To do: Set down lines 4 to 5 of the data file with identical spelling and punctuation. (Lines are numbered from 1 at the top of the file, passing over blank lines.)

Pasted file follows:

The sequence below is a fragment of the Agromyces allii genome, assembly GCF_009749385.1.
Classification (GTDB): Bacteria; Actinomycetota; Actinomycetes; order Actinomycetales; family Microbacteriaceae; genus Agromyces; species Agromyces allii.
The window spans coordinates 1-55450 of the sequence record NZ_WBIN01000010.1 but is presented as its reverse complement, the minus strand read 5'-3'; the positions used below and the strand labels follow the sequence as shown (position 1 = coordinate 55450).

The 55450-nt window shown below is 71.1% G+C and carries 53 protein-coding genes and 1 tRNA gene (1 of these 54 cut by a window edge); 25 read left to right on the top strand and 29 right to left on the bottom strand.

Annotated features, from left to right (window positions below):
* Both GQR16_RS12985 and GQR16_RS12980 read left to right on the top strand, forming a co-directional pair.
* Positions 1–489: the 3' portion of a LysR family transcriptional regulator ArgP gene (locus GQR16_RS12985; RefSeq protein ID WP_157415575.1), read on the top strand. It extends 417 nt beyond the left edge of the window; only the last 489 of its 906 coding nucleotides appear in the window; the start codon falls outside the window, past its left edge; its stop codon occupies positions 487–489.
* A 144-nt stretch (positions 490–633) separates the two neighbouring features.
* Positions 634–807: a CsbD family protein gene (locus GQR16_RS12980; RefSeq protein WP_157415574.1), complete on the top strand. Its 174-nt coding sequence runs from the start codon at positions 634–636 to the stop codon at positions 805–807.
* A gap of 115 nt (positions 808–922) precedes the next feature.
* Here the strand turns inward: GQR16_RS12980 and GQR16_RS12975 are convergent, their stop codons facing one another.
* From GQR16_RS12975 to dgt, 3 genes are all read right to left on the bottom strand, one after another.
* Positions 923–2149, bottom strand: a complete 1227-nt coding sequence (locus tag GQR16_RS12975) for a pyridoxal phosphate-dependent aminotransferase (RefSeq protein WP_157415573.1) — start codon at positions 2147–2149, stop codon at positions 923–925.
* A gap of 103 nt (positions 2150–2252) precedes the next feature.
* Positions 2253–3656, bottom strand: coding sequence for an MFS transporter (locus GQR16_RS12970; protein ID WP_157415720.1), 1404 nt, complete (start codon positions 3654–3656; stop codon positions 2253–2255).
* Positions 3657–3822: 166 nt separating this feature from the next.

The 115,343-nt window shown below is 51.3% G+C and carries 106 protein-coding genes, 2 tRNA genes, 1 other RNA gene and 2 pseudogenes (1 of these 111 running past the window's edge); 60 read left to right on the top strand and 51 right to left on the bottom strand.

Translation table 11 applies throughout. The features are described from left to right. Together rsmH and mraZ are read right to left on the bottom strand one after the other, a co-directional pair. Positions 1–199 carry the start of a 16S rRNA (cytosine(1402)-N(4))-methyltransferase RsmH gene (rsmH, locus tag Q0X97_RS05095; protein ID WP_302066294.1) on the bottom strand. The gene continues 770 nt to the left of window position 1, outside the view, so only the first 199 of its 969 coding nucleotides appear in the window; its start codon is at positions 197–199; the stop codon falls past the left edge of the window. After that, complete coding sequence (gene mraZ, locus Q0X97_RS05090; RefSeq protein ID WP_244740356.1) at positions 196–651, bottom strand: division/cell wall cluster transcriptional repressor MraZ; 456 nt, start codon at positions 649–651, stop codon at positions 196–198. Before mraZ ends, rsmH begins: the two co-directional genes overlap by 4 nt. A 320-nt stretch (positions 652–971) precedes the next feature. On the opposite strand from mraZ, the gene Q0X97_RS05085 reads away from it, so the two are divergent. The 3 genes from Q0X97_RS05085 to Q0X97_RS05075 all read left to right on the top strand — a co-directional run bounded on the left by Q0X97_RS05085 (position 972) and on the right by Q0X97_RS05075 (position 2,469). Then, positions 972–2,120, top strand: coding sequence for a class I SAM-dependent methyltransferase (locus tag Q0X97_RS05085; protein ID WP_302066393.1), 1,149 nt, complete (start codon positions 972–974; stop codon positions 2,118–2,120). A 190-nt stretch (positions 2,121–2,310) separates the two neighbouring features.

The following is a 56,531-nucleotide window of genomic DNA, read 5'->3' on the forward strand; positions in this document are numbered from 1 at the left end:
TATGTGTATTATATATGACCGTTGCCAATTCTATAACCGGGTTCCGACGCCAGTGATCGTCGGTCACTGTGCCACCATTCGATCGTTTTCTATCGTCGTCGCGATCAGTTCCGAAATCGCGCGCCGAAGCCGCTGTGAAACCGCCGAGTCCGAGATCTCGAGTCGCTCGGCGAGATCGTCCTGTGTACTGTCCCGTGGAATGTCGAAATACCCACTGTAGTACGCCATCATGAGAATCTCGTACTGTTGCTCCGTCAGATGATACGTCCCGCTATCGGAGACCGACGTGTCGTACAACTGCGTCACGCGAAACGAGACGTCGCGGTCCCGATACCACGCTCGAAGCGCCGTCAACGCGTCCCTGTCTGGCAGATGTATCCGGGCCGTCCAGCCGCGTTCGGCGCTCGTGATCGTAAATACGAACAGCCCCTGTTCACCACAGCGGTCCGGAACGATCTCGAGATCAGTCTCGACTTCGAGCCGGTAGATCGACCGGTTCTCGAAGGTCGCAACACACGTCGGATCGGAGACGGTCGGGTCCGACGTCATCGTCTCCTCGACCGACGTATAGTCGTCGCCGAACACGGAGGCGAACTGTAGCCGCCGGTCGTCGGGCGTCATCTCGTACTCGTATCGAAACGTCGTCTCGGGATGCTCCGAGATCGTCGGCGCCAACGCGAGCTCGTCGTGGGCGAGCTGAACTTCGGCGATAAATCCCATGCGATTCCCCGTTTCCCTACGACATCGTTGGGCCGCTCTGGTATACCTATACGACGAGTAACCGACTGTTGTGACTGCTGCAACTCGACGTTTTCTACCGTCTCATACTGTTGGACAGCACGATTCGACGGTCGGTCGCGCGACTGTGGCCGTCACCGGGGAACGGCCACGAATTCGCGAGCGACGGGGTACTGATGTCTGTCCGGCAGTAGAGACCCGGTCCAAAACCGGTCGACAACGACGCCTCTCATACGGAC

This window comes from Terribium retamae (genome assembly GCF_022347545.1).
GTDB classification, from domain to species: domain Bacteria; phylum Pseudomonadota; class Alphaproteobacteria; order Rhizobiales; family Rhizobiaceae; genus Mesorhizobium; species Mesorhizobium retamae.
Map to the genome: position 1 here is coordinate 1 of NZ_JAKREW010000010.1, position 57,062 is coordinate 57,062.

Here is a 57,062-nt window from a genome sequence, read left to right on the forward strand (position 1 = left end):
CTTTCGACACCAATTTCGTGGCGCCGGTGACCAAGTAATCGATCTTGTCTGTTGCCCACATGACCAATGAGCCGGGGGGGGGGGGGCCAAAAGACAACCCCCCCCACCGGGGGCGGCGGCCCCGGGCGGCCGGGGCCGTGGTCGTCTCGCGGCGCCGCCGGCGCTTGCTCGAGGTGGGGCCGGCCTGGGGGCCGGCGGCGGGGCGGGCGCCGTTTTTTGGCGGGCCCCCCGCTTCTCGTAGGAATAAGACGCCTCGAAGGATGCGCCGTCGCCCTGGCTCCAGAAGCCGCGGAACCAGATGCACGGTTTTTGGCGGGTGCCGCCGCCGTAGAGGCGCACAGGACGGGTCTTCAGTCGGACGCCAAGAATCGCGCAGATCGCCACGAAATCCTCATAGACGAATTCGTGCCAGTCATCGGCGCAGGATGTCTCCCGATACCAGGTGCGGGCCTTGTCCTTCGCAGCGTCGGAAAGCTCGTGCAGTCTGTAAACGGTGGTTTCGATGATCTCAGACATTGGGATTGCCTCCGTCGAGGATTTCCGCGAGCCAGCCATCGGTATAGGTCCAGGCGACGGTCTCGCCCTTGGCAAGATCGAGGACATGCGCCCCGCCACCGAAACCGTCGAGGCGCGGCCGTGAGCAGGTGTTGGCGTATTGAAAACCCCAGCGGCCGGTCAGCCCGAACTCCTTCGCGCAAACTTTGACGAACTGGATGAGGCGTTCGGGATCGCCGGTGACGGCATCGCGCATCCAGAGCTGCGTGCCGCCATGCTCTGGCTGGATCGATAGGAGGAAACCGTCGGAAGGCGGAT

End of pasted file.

The 55450-nt window shown below is 71.1% G+C and carries 53 protein-coding genes and 1 tRNA gene (1 of these 54 cut by a window edge); 25 read left to right on the top strand and 29 right to left on the bottom strand.

Annotated features, from left to right (window positions below):